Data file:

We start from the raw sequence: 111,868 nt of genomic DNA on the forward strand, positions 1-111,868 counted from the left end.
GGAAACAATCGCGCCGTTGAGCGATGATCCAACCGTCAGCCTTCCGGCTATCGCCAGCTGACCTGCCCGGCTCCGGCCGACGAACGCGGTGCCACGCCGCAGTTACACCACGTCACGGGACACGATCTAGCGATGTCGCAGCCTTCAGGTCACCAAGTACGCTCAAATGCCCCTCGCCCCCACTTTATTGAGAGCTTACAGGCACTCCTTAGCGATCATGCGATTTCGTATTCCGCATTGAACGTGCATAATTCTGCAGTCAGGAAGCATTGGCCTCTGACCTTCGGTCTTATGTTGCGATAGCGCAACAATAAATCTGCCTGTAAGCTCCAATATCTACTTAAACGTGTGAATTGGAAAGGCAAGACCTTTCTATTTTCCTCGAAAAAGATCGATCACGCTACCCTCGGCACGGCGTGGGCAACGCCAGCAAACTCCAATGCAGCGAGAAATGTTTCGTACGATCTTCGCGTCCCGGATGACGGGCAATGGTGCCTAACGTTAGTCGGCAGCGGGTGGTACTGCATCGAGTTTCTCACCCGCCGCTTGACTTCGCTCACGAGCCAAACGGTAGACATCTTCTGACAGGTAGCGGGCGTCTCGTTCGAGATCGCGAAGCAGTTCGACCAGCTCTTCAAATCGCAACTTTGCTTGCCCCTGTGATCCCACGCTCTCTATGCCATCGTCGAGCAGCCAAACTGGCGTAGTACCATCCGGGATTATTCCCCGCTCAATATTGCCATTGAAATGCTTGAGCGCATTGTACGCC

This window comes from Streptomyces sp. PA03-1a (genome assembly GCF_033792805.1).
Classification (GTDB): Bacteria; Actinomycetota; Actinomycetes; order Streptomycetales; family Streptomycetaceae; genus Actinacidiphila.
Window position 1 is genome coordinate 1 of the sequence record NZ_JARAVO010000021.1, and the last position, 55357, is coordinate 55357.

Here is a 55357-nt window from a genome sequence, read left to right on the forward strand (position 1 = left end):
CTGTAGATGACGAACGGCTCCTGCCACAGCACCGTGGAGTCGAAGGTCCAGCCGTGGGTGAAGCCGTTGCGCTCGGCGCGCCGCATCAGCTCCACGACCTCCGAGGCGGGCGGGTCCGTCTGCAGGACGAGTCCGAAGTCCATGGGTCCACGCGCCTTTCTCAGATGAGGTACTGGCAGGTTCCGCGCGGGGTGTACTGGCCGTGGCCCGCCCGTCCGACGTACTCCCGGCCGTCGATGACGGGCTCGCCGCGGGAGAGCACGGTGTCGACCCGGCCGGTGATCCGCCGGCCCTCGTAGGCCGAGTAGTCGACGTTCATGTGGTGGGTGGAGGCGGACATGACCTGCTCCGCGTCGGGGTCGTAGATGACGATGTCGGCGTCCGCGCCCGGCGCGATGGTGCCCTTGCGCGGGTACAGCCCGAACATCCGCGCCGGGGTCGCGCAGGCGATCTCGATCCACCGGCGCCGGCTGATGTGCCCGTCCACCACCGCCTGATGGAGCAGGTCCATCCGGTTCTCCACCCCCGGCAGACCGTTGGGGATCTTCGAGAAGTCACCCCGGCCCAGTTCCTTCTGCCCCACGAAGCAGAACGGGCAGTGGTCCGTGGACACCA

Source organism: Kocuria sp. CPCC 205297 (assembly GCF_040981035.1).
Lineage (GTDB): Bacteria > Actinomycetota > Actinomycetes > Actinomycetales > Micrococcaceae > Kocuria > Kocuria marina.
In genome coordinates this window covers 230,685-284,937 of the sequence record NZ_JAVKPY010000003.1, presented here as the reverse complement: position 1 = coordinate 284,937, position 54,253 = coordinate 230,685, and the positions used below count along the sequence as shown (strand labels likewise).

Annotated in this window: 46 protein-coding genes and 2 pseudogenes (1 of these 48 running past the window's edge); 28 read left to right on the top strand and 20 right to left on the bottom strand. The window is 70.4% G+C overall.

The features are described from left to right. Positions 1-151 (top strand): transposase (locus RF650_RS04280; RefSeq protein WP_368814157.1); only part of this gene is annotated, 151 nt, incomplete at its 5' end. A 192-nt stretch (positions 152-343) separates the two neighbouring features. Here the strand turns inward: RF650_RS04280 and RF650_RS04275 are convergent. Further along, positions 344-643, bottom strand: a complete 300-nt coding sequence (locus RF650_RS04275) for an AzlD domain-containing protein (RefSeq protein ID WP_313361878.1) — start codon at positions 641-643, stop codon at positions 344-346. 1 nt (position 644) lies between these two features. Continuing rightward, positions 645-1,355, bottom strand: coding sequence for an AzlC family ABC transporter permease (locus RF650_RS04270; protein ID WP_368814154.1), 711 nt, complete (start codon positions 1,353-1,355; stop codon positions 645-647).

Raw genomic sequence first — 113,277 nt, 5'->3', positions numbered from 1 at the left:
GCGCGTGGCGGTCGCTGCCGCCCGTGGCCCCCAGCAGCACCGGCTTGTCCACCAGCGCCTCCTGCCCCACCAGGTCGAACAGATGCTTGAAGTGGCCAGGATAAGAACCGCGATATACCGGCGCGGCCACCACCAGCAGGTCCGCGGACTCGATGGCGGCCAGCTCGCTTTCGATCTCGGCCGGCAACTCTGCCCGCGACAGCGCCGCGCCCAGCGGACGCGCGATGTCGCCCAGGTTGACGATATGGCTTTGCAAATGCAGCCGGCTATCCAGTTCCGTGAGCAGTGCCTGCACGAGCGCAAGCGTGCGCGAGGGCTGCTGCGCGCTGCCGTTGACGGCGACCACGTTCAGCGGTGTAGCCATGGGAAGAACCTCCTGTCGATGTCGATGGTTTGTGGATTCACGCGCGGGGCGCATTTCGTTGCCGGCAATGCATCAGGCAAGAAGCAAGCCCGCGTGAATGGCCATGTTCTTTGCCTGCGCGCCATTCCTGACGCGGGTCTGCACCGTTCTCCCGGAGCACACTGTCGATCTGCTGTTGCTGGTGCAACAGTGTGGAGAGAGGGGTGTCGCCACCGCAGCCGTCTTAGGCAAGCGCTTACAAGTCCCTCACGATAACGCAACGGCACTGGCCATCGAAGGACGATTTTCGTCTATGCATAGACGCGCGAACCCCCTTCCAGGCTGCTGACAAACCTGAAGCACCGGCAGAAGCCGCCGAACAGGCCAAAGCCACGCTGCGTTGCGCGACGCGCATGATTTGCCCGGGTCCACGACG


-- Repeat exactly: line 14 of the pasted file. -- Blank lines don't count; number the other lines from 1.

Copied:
GCGCGTGGCGGTCGCTGCCGCCCGTGGCCCCCAGCAGCACCGGCTTGTCCACCAGCGCCTCCTGCCCCACCAGGTCGAACAGATGCTTGAAGTGGCCAGGATAAGAACCGCGATATACCGGCGCGGCCACCACCAGCAGGTCCGCGGACTCGATGGCGGCCAGCTCGCTTTCGATCTCGGCCGGCAACTCTGCCCGCGACAGCGCCGCGCCCAGCGGACGCGCGATGTCGCCCAGGTTGACGATATGGCTTTGCAAATGCAGCCGGCTATCCAGTTCCGTGAGCAGTGCCTGCACGAGCGCAAGCGTGCGCGAGGGCTGCTGCGCGCTGCCGTTGACGGCGACCACGTTCAGCGGTGTAGCCATGGGAAGAACCTCCTGTCGATGTCGATGGTTTGTGGATTCACGCGCGGGGCGCATTTCGTTGCCGGCAATGCATCAGGCAAGAAGCAAGCCCGCGTGAATGGCCATGTTCTTTGCCTGCGCGCCATTCCTGACGCGGGTCTGCACCGTTCTCCCGGAGCACACTGTCGATCTGCTGTTGCTGGTGCAACAGTGTGGAGAGAGGGGTGTCGCCACCGCAGCCGTCTTAGGCAAGCGCTTACAAGTCCCTCACGATAACGCAACGGCACTGGCCATCGAAGGACGATTTTCGTCTATGCATAGACGCGCGAACCCCCTTCCAGGCTGCTGACAAACCTGAAGCACCGGCAGAAGCCGCCGAACAGGCCAAAGCCACGCTGCGTTGCGCGACGCGCATGATTTGCCCGGGTCCACGACG